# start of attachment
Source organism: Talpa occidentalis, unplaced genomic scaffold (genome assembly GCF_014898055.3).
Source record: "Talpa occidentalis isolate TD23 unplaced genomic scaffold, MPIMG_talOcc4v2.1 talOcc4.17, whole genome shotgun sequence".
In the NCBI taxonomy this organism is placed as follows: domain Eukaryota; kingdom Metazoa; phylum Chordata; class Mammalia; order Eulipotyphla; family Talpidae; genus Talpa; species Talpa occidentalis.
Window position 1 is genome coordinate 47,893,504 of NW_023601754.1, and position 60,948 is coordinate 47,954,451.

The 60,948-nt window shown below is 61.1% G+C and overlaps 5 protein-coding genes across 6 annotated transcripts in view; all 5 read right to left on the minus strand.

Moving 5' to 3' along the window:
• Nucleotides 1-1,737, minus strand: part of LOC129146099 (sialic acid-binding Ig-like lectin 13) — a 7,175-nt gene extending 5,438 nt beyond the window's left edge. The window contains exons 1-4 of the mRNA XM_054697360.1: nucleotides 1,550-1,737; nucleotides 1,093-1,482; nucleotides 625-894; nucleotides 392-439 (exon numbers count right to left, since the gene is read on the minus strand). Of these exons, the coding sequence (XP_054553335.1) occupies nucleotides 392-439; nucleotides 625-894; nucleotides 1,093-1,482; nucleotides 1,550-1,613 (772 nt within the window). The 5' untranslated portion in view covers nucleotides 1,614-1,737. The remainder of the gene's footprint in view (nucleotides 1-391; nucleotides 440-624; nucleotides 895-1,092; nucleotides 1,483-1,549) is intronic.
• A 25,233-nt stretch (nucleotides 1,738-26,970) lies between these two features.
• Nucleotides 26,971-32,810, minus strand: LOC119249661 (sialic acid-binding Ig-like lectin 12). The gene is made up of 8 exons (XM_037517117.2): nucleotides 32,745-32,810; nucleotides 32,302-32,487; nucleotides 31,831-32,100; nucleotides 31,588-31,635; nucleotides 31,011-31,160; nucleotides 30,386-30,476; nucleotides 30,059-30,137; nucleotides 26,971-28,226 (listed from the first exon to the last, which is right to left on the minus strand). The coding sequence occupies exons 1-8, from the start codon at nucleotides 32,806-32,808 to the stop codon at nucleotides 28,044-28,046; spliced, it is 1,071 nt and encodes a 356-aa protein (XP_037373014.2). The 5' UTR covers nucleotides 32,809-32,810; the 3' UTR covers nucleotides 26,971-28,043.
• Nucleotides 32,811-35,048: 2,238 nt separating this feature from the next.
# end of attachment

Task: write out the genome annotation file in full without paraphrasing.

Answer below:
Source organism: Talpa occidentalis, unplaced genomic scaffold (genome assembly GCF_014898055.3).
Source record: "Talpa occidentalis isolate TD23 unplaced genomic scaffold, MPIMG_talOcc4v2.1 talOcc4.17, whole genome shotgun sequence".
In the NCBI taxonomy this organism is placed as follows: domain Eukaryota; kingdom Metazoa; phylum Chordata; class Mammalia; order Eulipotyphla; family Talpidae; genus Talpa; species Talpa occidentalis.
Window position 1 is genome coordinate 47,893,504 of NW_023601754.1, and position 60,948 is coordinate 47,954,451.

The 60,948-nt window shown below is 61.1% G+C and overlaps 5 protein-coding genes across 6 annotated transcripts in view; all 5 read right to left on the minus strand.

Moving 5' to 3' along the window:
• Nucleotides 1-1,737, minus strand: part of LOC129146099 (sialic acid-binding Ig-like lectin 13) — a 7,175-nt gene extending 5,438 nt beyond the window's left edge. The window contains exons 1-4 of the mRNA XM_054697360.1: nucleotides 1,550-1,737; nucleotides 1,093-1,482; nucleotides 625-894; nucleotides 392-439 (exon numbers count right to left, since the gene is read on the minus strand). Of these exons, the coding sequence (XP_054553335.1) occupies nucleotides 392-439; nucleotides 625-894; nucleotides 1,093-1,482; nucleotides 1,550-1,613 (772 nt within the window). The 5' untranslated portion in view covers nucleotides 1,614-1,737. The remainder of the gene's footprint in view (nucleotides 1-391; nucleotides 440-624; nucleotides 895-1,092; nucleotides 1,483-1,549) is intronic.
• A 25,233-nt stretch (nucleotides 1,738-26,970) lies between these two features.
• Nucleotides 26,971-32,810, minus strand: LOC119249661 (sialic acid-binding Ig-like lectin 12). The gene is made up of 8 exons (XM_037517117.2): nucleotides 32,745-32,810; nucleotides 32,302-32,487; nucleotides 31,831-32,100; nucleotides 31,588-31,635; nucleotides 31,011-31,160; nucleotides 30,386-30,476; nucleotides 30,059-30,137; nucleotides 26,971-28,226 (listed from the first exon to the last, which is right to left on the minus strand). The coding sequence occupies exons 1-8, from the start codon at nucleotides 32,806-32,808 to the stop codon at nucleotides 28,044-28,046; spliced, it is 1,071 nt and encodes a 356-aa protein (XP_037373014.2). The 5' UTR covers nucleotides 32,809-32,810; the 3' UTR covers nucleotides 26,971-28,043.
• Nucleotides 32,811-35,048: 2,238 nt separating this feature from the next.